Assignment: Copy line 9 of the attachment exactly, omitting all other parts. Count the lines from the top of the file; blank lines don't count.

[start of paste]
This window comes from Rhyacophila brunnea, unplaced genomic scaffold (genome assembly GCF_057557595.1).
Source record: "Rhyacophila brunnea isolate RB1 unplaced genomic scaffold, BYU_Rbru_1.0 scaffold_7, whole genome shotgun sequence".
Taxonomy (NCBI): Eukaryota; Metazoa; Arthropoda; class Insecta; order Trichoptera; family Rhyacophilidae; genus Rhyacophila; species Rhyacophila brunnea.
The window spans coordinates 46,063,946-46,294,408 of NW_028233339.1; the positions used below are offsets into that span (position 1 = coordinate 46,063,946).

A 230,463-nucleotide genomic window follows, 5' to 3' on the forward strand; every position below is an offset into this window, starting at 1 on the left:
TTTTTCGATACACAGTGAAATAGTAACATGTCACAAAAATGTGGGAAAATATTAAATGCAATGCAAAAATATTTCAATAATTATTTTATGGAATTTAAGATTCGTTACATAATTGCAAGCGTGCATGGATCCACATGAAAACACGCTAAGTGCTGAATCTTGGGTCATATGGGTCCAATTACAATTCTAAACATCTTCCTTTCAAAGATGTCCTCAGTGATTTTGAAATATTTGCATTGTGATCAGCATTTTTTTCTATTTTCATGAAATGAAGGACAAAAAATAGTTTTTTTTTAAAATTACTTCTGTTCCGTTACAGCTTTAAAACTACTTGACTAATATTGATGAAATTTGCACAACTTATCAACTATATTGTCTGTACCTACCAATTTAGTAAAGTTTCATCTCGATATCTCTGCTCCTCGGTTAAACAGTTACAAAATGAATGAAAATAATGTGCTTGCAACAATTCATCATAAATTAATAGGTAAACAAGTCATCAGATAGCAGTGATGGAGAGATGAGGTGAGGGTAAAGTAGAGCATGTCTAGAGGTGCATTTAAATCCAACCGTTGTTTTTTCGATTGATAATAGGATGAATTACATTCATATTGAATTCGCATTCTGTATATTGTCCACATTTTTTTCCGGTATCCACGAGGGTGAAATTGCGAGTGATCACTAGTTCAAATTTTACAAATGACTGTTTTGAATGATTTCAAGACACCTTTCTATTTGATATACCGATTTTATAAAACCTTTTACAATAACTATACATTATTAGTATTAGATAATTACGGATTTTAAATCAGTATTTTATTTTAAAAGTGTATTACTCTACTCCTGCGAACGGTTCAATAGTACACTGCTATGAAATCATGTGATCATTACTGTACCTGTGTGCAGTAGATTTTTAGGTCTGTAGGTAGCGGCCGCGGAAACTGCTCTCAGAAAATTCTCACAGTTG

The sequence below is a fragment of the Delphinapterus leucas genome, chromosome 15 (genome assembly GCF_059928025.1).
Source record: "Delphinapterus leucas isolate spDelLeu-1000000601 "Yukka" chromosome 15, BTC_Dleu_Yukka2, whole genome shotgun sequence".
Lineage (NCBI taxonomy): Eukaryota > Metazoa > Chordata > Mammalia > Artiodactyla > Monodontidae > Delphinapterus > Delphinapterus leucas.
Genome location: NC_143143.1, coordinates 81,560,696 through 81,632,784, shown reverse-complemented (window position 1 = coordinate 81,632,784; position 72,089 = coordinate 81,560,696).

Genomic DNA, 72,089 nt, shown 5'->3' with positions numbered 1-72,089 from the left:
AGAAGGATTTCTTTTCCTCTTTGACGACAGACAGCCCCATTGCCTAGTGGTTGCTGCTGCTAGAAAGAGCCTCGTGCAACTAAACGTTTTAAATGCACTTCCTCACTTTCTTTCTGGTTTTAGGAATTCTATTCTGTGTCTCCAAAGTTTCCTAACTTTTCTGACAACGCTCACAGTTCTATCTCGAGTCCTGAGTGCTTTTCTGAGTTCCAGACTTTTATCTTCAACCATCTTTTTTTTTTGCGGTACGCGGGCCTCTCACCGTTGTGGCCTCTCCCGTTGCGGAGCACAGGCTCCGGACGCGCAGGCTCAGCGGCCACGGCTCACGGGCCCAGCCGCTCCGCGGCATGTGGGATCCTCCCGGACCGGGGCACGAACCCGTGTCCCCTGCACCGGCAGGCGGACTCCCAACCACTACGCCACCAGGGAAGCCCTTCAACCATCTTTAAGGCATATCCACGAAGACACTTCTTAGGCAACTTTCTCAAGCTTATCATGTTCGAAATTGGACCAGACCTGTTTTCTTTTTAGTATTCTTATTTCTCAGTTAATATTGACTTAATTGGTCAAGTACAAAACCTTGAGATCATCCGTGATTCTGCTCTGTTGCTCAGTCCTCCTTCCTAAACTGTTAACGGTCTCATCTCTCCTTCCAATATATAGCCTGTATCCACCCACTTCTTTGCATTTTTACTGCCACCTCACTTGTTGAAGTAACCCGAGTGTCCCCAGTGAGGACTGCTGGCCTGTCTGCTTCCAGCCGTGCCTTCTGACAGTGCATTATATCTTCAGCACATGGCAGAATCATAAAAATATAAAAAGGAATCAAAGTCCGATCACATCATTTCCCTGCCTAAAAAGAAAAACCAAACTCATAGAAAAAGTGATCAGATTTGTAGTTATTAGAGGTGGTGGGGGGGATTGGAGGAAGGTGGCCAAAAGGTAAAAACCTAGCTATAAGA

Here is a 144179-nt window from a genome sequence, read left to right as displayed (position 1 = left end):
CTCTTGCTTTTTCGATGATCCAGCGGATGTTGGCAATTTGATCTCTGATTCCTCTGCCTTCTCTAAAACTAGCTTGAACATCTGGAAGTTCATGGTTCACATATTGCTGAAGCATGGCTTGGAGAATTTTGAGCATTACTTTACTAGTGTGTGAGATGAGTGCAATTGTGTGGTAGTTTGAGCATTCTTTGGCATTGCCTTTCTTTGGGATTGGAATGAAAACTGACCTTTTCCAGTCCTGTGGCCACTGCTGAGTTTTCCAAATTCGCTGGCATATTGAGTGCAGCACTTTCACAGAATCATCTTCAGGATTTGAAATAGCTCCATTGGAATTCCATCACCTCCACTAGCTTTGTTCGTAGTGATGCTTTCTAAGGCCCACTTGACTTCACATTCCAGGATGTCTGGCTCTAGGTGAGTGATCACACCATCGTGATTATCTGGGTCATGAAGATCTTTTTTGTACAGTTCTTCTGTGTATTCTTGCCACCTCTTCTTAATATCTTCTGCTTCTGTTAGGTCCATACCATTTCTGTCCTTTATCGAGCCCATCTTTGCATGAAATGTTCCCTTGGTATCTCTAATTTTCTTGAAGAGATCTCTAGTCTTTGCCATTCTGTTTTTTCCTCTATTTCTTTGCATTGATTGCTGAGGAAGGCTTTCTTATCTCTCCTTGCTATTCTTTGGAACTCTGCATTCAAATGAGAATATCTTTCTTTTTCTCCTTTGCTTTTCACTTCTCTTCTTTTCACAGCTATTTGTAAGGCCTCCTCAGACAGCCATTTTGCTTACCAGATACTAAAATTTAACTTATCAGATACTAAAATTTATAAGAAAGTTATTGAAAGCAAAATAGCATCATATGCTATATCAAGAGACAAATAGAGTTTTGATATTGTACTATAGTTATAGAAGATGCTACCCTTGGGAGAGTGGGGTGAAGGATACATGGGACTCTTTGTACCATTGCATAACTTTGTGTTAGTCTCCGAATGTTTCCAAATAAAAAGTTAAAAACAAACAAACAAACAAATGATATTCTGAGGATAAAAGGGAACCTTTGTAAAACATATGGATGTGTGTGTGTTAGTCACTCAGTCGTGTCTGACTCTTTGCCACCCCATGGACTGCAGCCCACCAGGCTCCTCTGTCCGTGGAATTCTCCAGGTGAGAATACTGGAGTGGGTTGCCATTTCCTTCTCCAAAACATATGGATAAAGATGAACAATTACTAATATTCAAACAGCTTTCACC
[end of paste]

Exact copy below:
Lineage (NCBI taxonomy): Eukaryota > Metazoa > Chordata > Mammalia > Artiodactyla > Monodontidae > Delphinapterus > Delphinapterus leucas.